Entering the 2002-23 season, the Boston Bruins had some good contracts and some not-so-good contracts. Seventeen games into the season, the case could be made that every contract that the Bruins have on their books is a good one. However, after a deeper dive into the Black and Gold’s salary cap, there are some contracts that the Bruins are getting a lot of value with.
Some of the names that could be playing above their contract value are Linus Ullmark in the net, Charlie Coyle as the third-line center, and Nick Foligno. There are, however, four players that the Bruins are getting tremendous value from and are a part of the reason for Boston’s 15-2-0 start to the season.
In his second season in Boston, Derek Forbort, along with Hampus Lindholm, could be considered the MVP on defense in the absences of Charlie McAvoy, Brandon Carlo, and Matt Grzelcyk at various points early in the season. Lindholm is playing like a 1A defenseman, but Forbort, before getting injured, was playing above his $3 million average annual value (AAV).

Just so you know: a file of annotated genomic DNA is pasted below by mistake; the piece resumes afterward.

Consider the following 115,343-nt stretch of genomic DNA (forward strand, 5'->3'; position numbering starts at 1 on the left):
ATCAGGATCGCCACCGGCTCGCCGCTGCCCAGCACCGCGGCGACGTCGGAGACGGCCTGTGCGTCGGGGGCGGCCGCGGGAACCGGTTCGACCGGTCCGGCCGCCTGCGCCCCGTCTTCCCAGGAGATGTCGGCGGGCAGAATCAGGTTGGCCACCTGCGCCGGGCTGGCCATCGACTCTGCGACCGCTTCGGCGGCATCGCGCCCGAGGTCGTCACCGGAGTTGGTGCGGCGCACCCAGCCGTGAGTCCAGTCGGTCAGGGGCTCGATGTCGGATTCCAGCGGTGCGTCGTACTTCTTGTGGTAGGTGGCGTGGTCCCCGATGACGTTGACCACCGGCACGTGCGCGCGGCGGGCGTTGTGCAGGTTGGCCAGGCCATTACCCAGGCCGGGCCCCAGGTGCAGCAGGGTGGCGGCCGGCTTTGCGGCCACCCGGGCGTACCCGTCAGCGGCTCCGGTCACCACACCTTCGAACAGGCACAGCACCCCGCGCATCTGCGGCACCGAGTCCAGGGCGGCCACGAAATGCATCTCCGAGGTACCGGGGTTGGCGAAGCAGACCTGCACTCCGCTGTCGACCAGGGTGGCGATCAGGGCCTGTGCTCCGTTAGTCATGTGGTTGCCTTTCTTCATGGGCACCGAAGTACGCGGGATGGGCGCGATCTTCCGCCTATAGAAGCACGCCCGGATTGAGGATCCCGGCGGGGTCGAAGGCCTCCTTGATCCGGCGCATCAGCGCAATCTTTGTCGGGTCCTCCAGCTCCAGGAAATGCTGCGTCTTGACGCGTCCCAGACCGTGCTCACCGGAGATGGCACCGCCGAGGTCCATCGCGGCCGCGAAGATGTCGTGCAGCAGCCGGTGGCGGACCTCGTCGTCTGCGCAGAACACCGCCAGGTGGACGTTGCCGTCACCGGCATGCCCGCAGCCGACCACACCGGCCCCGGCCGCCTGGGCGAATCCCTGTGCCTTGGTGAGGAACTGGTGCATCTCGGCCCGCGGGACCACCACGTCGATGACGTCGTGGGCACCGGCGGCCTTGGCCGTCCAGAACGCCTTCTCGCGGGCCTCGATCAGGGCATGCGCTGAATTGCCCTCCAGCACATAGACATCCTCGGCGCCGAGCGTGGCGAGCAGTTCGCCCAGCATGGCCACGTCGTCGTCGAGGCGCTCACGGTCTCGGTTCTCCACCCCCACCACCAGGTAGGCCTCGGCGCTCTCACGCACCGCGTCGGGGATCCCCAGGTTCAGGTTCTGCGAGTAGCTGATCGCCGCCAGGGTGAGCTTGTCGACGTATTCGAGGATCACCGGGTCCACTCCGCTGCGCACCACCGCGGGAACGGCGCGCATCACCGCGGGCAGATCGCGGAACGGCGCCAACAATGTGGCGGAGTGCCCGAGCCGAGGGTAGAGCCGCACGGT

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In 10 games before he was injured against the Pittsburgh Penguins on Nov. 1 and has been out since being placed on Long Term Injury Reserve (LTIR) following surgery on the middle finger on his hand, Forbort was doing all the little things. He had one goal and three points, but more importantly, he was the top penalty-killing defenseman, he sacrifices his body with 18 blocked shots and plays a physical style with 27 hits.
Forbort and Connor Clifton formed one of the top better pairings for first-year coach Jim Montgomery and made it hard for him to break them up. Forbort is never going to be known for his offensive game, but on this Bruins team, he doesn’t need to worry about that. McAvoy, Lindholm, and others will cover that, but when Forbort returns, he needs to return to his form before his injury and if he does, that will solidify the blueline even more.
Speaking of Clifton, you could make the argument that aside from Lindholm, the new system has been a plus for him. He has been taking advantage of the freedom the defense has been given, pinching in the offensive zone, playing a physical style of hockey (he has 51 hits), and joining the offensive rush. He also has been another key part of the penalty kill, while averaging 21:16 of time on ice a night. His play has allowed him to be moved up and down the defensive…